Today, I’m so excited to introduce all of you to author Madeline Dyer, who has just published a gripping collection of poems, Captive, on her journey through Autoimmune Basal Ganglia Encephalitis, aka PANS.
“I just want to get better
and see the stars
and believe in hope again.”
As someone who has lived with this condition myself for over half my life, I can say that I felt this opening poem, and the pages that follow, on a deep level. PANS has a way of making the sufferer feel completely hopeless, and this sentiment is one that just about all of us have felt while in the depths of the condition. Admittedly, I’m not a poet and don’t read much poetry, but I was able to get into this book.
As a writer, I can attest to how challenging it is to convey the terror and disorientation that this illness causes. Words rarely seem adequate, yet somehow Madeline has distilled the fear and psychosis into gripping poetry that people who haven’t experienced PANS can understand. At times, it was hard for me to read because I know the feelings she portrays too well, but this book is an important contribution to expressing the reality of the condition.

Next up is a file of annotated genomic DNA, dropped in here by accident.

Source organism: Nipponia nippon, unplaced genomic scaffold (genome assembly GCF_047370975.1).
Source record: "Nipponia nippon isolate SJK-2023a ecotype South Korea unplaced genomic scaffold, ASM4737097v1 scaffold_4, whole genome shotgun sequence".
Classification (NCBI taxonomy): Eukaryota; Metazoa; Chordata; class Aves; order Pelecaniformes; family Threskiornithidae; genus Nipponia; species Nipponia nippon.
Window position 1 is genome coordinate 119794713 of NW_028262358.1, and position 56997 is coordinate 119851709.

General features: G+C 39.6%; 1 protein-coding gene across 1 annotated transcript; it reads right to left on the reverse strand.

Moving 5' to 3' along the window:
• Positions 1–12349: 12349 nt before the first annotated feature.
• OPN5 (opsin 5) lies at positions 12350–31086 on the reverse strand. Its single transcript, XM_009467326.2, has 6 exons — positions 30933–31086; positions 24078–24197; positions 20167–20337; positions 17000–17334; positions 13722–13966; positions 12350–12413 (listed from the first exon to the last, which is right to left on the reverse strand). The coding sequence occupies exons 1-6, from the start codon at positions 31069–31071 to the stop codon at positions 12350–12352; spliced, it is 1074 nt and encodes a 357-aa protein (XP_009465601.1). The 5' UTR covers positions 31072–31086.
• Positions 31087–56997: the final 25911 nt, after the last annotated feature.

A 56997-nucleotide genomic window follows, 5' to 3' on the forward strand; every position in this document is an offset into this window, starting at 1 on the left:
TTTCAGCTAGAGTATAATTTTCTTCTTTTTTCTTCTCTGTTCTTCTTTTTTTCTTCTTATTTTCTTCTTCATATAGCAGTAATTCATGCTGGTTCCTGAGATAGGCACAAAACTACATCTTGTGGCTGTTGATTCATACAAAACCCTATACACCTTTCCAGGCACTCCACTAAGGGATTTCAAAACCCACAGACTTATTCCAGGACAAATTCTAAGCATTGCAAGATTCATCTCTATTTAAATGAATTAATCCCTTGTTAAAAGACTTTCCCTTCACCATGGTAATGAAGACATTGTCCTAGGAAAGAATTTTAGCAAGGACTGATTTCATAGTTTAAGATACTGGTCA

Moreover, Captive also portrays the obstacles characteristic of being an adult with PANS, such as the dismissal of doctors, the feeling that there’s no one who can help, the frustration of long waits for treatment, and the misunderstandings of friends and family who don’t comprehend how devastating the illness is. I found myself nodding along through these poems, glad that someone else can acknowledge all of this in such an eloquent way.
The repetition of motifs like “Darkness,” “the monster,” and “the birds,” is especially effective at reinforcing the looping nature of OCD (a core symptom of PANS), in which a person will get stuck on disturbing thoughts that happen over and over again.
On the whole, I would definitely recommend Captive to anyone who wants a realistic look into the mind of someone suffering from severe OCD and PANS.
And without further ado, let’s hear from the author herself about the book and her journey writing it while facing this illness:
In a few sentences, what has your journey from onset to diagnosis to treatment been like?